Why Net Neutrality Is The Most Important Issue For This Generation
The Internet has completely revolutionized the way we live. Indeed, it’s one of the most innovative and important developments in history.
It has connected the world in unprecedented ways and, like Johannes Gutenberg’s printing press, has helped spread information and knowledge at an exceptionally rapid rate.
It’s likely difficult for many Millennials to imagine a world without the Internet. Today, we use the Internet for communication, information, entertainment and beyond.
The Internet has also fostered many of the most imaginative companies in recent history. Likewise, social media has dramatically altered the way we interact, and has also become an integral aspect of political discourse.
Correspondingly, we can’t forget the multiplicity of ways in which the Internet has fueled entrepreneurship among Millennials.
From Mark Zuckerberg to Evan Spiegel, many of the most successful members of this generation have been catapulted to the top via the World Wide Web. It’s been the catalyst for a start-up revolution.
In many ways, the Internet is what has allowed Generation-Y to move forward, despite the numerous obstacles brought on by the Great Recession.
This is precisely why now, more than ever, we need net neutrality. As the generation of the Internet, this is arguably the most important issue for Millennials.
Net neutrality sounds incredibly boring, but it’s actually extremely important.
Net neutrality is probably the least sexy issue in politics right now, or as John Oliver puts it:
Net neutrality: The only two words that promise more boredom in the English language are, ‘Featuring Sting.’ And hearing people talk about it is somehow even worse.
…But here’s the thing: Net neutrality is actually hugely important. Essentially, it means that all data has to be treated equally… It’s why the Internet is a weirdly level playing field.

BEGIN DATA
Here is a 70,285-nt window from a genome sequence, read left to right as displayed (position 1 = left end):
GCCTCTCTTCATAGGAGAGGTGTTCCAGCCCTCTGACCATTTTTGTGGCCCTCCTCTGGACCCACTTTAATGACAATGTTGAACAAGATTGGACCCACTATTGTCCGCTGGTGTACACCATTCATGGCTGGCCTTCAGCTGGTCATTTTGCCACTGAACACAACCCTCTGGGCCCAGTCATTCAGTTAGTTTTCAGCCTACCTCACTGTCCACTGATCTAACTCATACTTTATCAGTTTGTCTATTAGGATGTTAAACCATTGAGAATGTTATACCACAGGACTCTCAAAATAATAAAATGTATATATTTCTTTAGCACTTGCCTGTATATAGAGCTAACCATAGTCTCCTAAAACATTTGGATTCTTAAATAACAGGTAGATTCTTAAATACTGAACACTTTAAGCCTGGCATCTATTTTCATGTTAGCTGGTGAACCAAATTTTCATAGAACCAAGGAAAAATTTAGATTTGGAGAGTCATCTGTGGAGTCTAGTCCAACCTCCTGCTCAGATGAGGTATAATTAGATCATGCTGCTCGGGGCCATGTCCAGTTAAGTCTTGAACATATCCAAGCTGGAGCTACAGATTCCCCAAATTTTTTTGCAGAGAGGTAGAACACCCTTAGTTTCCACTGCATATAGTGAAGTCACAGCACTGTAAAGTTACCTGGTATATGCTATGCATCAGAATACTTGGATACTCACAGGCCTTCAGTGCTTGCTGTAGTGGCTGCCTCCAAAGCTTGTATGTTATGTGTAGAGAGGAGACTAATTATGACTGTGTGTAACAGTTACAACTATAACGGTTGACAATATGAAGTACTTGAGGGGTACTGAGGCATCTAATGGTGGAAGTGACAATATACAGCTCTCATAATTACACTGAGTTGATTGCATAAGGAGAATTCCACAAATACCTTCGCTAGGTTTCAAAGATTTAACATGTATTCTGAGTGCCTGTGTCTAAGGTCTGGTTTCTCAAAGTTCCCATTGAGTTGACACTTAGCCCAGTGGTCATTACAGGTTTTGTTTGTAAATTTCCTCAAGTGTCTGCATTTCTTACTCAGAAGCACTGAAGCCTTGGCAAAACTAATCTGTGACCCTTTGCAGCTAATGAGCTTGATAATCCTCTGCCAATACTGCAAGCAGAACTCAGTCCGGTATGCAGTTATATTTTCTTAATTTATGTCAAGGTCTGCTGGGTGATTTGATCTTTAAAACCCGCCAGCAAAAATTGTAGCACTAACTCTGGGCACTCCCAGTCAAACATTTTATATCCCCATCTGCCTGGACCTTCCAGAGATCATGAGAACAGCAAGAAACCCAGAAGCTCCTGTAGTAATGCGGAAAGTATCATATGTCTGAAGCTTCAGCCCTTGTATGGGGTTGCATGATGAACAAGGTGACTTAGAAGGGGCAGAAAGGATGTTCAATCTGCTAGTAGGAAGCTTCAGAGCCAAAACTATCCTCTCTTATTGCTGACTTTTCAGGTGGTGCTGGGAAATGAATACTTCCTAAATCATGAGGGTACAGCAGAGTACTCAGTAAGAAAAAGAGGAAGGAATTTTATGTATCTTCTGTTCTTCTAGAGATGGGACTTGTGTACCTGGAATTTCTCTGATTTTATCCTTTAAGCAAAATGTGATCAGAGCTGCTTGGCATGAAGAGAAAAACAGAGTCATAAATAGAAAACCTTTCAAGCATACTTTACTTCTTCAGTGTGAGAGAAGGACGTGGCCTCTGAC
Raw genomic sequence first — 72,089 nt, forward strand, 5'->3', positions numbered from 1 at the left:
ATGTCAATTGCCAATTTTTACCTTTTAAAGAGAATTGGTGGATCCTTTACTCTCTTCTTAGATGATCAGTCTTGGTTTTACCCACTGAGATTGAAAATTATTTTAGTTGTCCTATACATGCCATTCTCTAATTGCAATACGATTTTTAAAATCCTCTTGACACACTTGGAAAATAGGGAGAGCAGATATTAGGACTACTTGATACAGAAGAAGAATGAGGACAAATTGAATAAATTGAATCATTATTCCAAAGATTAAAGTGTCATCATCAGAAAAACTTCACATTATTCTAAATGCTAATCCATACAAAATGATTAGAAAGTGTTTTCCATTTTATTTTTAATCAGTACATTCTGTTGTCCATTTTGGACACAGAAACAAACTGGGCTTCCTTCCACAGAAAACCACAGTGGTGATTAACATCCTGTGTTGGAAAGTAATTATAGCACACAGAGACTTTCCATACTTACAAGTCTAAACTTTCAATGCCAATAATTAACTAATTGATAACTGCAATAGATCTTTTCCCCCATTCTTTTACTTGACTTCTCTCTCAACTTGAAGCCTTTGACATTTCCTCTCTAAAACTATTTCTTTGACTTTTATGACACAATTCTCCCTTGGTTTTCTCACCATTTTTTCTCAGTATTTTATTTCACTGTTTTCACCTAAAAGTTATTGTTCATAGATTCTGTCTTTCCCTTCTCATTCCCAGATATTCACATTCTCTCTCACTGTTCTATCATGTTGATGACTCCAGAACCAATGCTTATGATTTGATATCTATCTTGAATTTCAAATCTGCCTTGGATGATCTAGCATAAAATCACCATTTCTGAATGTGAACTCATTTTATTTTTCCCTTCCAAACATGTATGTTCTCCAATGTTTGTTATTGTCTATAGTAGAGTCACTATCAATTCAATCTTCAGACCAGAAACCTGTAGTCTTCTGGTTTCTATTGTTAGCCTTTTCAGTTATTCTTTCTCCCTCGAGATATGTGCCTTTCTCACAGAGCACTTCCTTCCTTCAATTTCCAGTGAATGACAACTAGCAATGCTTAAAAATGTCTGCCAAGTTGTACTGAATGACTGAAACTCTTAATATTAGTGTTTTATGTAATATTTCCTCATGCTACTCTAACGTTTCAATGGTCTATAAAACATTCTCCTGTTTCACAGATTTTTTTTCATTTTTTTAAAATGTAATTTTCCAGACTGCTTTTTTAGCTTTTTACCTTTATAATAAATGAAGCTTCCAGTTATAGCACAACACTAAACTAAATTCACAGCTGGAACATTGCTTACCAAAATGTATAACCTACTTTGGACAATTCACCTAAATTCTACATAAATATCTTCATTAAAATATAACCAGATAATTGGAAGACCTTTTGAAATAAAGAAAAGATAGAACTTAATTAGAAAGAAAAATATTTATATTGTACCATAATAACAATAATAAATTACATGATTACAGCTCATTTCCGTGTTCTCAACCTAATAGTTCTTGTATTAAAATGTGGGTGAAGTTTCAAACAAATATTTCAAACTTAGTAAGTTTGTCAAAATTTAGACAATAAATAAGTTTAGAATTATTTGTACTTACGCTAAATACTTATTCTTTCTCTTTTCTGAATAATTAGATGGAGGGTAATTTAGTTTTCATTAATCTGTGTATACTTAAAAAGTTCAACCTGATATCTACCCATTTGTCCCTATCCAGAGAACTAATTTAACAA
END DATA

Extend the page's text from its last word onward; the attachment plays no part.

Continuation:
Oliver is absolute right; net neutrality ensures the Internet remains unfettered by corporate interests.
Without it, Internet service providers (ISPs) can essentially strong-arm certain companies and websites into giving them money for faster Internet access.
This impacts popular sites like Netflix especially, in the sense that ISPs could take notice of its profits and impose fees in exchange for speedier Internet. If Netflix refused to pay, the ISP could conceivably slow down Netflix deliberately until it coughed up.
One might characterize this as a form of digital discrimination.
In other words, without net neutrality ISPs could make binge-watching “House of Cards” much more difficult. This might be beneficial in terms of your addiction to Netflix, but it’s bad for the Internet overall.
Net neutrality means ISPs, like AT&T, Comcast and Verizon, can’t play favorites with content providers, applications and websites. It keeps the Internet open, fair and equal, which is also vital in relation to innovation and entrepreneurship.
If ISPs are allowed to impose fees for better service, or “fast lanes,” then tech startups would struggle to compete with major companies like Netflix and Facebook. We need net neutrality to keep things fair and competitive.